Youth violence has become an important issue in today’s society, and many people looking for a way to downsize this teen violence surge. However, “as youth violence becomes more and more common many people are accepting the idea that ‘kids will be kids,’ and that they will occasionally blow each others’ brains out,” (Bromdon 2). In order to be assured that our society does not gain a lackadaisical look at teen violence, such as the fictional society in Michel’s book, one must first look at youth violence in America today, secondly explore possible causes for youth violence, and finally find solutions that will help stop youth violence. First off, in order to curb the rise in youth violence it is necessary to realize how serious this problem truly is.
According to the Chicago Tribune, “There are three million crimes committed on school campuses every year. That’s sixteen thousand crimes per day – one crime every six seconds. ” Even more frightening is the fact that thirty-five percent of high school students in high crime areas report carrying a firearm regularly. Juvenile arrests accounted for thirteen percent of all violent crimes in 1996, and thirty percent of all juvenile homicide arrests occurred in just four cities: New York, Chicago, Detroit and Los Angeles. “The number of juveniles arrested for non-traffic related offenses, in the past five years, has risen fifty-eight percent,” according to the afore-mentioned Chicago Tribune article.
These statistics show a drastic increase in youth violence, and they show, quite clearly, how serious this problem truly is. Due to this dramatic increase in youth violence many questions have arisen. Namely, who is accountable? And, mostly, no one is really sure. Many different groups have been blamed. Schools, the home, and the media are all accused perpetrators of youth violence. Still, it seems as if a complete picture is found only when examining all three of these pictures and placing blame on them individually.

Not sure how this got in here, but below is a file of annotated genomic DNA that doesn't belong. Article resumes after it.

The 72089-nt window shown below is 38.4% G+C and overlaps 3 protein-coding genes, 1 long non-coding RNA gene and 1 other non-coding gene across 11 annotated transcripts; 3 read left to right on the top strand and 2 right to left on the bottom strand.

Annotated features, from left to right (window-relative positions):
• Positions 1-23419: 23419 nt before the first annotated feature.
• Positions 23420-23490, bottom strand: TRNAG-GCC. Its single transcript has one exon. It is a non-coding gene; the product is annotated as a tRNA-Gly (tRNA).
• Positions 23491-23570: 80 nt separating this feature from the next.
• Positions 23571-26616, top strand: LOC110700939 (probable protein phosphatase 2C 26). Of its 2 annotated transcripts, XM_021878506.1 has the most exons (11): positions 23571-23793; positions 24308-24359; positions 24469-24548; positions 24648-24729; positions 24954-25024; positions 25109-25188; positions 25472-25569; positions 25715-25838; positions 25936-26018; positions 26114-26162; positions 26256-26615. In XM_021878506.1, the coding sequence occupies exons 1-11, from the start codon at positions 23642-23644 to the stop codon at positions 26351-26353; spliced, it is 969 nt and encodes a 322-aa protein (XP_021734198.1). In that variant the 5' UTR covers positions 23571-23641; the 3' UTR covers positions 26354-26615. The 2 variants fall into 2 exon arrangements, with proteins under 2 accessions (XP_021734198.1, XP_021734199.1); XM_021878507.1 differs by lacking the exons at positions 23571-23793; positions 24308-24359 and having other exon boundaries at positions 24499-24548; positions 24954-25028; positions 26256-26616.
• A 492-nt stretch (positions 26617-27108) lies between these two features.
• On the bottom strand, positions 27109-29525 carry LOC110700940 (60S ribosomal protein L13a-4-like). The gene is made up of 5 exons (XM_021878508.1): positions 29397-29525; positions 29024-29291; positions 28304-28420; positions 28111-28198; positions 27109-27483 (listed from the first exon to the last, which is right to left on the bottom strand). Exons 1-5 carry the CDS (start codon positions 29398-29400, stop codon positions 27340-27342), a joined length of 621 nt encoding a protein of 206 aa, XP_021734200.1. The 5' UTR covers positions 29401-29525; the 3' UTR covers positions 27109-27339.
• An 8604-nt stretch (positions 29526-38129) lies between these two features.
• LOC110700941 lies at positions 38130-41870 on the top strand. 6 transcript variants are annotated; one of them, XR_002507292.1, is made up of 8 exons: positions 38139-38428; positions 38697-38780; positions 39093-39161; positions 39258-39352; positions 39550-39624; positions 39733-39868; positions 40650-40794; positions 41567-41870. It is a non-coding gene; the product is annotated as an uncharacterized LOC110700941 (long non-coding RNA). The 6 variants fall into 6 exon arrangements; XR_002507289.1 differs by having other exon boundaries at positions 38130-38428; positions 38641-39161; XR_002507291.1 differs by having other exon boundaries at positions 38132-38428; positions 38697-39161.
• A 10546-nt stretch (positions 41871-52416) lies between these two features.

Concern about school violence, crime, and victimization has permeated the education system since the 1950s (Ausmussen 31). The problem of violence at schools persisted and increased to the point that in 1974 Congress mandated a national survey on school violence. This mandate resulted in the Safe Schools Study, which revealed some disturbing trends in the nation’s schools. The results of this early survey were somewhat unexpected, and they spurred continued interest in the nature and extent of school crime and violence, as well as their impact on students and school staff and their economic and social costs.
One major concern was how students are affected by violence at school. According to the Safe Schools Study, “many students reported high levels of fear and concern about their safety and security,” (Ausmussen 31). These concerns prompted several efforts stop school violence, and convinced the National Crime Victimization Survey to include questions about school violence in its annual survey. A National League of Cities study (1994), found that nearly one out of every twenty high school students (4. 4 percent) said they had missed at least one school day because they did not feel safe at or on the way to school.
Younger, rather than older, students were more likely to miss a day because of fear for their safety. Nearly twelve percent of students (18 percent of boys and 5 percent of girls) reported carrying a weapon to school at least once during the thirty days preceding the survey, and seven percent said they had been threatened or injured with a weapon at school in the past year. Sixteen percent said they had been in a physical fight in the past year, and nearly one-third said they had property (books, clothing, or a vehicle) deliberately damaged .